Youth activists from Fearless Leading by the Youth (F.L.Y.) and their supporters held a rally and press conference this morning to demand that funds be re-directed from incarceration to restorative justice efforts and other positive youth interventions. The rally took place at the Cook County Offices downtown to coincide with the monthly board meeting. The rally marked the 6th year anniversary of FLY and the Audy Home Campaign.
Some of the youth dressed as prisoners to make the point that the $40 million spent by Cook County to jail youth at a cost of over $500 a day would be better & more effectively spent at the community level providing needed resources.
“Cook County Board members are failing our youth, incarcerating youth isn’t working, and it is wasting money,” said youth activist and former detainee of the Cook County Temporary Juvenile Detention Center Auntraney Carter. “We are outraged that that as our friends die the county’s only response is to increase spending on juvenile detention.” (Source)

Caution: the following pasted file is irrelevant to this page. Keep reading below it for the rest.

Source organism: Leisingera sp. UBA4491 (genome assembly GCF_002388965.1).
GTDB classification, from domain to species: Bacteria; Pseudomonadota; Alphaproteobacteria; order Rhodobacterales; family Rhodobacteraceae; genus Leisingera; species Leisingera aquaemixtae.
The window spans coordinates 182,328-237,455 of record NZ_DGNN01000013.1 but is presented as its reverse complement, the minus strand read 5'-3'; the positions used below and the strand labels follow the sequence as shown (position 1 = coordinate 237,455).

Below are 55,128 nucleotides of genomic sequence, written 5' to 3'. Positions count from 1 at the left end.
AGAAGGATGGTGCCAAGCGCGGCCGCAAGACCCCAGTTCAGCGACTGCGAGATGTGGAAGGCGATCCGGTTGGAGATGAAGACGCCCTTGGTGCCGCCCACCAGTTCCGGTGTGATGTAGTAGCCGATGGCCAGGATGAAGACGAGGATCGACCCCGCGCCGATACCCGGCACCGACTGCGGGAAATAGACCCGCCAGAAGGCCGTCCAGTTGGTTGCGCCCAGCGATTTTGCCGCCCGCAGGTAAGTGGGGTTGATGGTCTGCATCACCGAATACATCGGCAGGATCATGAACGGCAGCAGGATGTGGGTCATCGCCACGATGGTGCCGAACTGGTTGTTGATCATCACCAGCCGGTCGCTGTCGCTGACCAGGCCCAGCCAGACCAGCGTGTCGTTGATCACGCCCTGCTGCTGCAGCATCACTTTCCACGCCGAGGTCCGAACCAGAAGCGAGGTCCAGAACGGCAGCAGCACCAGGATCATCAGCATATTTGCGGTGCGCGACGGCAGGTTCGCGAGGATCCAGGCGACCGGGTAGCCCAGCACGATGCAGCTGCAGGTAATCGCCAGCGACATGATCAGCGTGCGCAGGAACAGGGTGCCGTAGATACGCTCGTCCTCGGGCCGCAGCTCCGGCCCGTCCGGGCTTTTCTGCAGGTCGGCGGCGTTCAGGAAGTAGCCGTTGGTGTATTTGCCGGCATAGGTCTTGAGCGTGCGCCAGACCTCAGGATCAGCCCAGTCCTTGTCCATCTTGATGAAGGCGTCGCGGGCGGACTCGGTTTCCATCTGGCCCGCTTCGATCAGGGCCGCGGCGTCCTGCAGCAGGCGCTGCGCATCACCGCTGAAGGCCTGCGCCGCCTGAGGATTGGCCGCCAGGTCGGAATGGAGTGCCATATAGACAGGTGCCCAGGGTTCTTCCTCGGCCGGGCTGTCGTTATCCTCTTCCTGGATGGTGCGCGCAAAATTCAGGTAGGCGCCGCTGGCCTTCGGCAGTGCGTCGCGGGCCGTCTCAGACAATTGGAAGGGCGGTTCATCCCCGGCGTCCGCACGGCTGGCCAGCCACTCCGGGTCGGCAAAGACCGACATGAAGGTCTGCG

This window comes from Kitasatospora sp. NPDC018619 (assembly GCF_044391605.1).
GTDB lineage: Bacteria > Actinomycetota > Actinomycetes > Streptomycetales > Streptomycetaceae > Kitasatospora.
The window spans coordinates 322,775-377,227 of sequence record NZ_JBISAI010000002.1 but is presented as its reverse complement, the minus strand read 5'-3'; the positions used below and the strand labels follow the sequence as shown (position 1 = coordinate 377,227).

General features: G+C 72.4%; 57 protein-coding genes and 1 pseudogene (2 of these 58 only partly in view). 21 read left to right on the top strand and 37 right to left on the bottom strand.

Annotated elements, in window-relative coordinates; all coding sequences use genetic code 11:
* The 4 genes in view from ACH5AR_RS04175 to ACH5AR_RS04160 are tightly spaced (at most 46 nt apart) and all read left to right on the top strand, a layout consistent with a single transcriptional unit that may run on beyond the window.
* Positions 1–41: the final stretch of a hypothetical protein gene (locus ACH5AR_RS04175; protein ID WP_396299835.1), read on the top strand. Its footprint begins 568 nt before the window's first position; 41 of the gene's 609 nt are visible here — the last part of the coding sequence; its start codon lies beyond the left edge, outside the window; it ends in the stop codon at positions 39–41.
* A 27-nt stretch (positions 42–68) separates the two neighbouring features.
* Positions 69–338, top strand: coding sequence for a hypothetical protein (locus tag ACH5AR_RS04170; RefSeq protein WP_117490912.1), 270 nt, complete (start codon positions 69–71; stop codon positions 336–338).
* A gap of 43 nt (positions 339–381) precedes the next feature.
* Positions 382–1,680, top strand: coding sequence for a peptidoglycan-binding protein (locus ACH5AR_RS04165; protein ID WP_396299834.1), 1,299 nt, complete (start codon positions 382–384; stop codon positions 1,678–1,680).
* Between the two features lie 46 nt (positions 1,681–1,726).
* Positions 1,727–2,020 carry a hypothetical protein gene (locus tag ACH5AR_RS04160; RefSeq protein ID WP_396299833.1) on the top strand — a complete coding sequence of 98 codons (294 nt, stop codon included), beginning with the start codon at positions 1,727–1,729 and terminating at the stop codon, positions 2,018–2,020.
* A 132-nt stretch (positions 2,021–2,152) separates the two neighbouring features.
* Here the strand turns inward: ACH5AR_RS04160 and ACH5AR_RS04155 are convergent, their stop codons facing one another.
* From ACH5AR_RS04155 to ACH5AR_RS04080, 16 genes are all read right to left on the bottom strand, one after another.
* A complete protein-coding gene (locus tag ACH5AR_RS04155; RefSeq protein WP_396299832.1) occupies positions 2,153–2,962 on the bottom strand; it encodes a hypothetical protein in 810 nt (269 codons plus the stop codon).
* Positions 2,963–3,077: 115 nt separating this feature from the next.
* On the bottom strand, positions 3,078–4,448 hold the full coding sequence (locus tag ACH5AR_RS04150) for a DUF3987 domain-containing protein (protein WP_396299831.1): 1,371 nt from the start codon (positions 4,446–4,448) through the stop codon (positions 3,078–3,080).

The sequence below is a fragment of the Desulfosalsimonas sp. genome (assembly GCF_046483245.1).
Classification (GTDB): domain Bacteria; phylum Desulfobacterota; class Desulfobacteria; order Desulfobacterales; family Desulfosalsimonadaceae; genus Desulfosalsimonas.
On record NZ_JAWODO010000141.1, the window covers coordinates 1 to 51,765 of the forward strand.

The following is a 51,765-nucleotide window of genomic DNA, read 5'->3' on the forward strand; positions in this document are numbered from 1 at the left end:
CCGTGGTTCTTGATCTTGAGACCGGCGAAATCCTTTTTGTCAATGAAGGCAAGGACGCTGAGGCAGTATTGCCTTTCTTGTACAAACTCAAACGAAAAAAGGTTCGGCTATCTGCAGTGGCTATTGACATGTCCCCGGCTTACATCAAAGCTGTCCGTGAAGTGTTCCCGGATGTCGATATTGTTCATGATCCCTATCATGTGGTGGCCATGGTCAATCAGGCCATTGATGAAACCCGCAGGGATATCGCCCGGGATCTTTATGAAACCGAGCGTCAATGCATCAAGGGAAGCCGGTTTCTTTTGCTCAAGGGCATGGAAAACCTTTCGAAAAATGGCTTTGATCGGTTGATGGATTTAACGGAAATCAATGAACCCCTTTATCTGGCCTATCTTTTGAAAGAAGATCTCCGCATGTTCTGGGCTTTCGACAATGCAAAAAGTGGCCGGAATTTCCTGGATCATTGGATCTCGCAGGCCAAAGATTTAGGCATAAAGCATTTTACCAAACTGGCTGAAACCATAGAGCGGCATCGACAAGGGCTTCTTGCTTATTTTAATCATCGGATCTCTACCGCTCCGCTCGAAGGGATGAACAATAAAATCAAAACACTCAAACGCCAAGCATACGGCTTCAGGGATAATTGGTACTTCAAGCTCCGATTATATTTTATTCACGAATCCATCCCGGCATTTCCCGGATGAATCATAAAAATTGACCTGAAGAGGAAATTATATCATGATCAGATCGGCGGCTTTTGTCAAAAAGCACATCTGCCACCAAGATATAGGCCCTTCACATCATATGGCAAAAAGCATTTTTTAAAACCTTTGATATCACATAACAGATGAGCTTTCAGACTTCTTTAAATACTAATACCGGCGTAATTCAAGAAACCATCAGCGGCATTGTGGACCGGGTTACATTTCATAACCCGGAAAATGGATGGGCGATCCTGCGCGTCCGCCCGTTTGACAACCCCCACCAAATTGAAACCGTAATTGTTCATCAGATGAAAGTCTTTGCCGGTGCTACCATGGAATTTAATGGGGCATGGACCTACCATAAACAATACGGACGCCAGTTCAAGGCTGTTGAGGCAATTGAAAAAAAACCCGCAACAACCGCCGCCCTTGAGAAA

There are a lot of things that I don’t know… For example, I don’t know anything about the human genome project. I don’t know how to mountain climb. I have no idea who the current President of Paraguay is.
I do know at least one thing for sure. I know that subjecting children who we cage to rape behind bars is unconscionable. If only one child is sexually victimized in our prisons, then that is too many. I also know that sexual violence is endemic to prison. This means that no level of “reform” will eradicate it. If we want to end the rape of incarcerated children, we must close youth jails and prisons. That’s it.
Today, I stood with dozens of my fellow Chicagoans to say that we adamantly oppose the judicial rape of our children. Furthermore, we insisted that youth jails & prisons be shut down.
I’ve written a few times about the youth-led Audy Home Campaign on this blog. The Campaign is organizing a rally on July 31st.
Below is the annoucement:
Youth violence continues because of the lack of positive investments in our youth.
JOIN US TO RALLY TO STOP THE VIOLENCE &
DEMAND YOUTH INVESTMENT
Wed. July 31
10am at 118 N. Clark Street
Catch the Bus at 9:00am at 602 E 61st ST
The Detention Center Spends over $40M each year locking up youth, we are holding a rally to demand that money be reinvested in restorative justice programs in the neighborhoods where youth are getting locked up.
We need your voice! Join us!
This rally will take place on FLY and the Audy Home Campaign’s 6th Year Anniversary.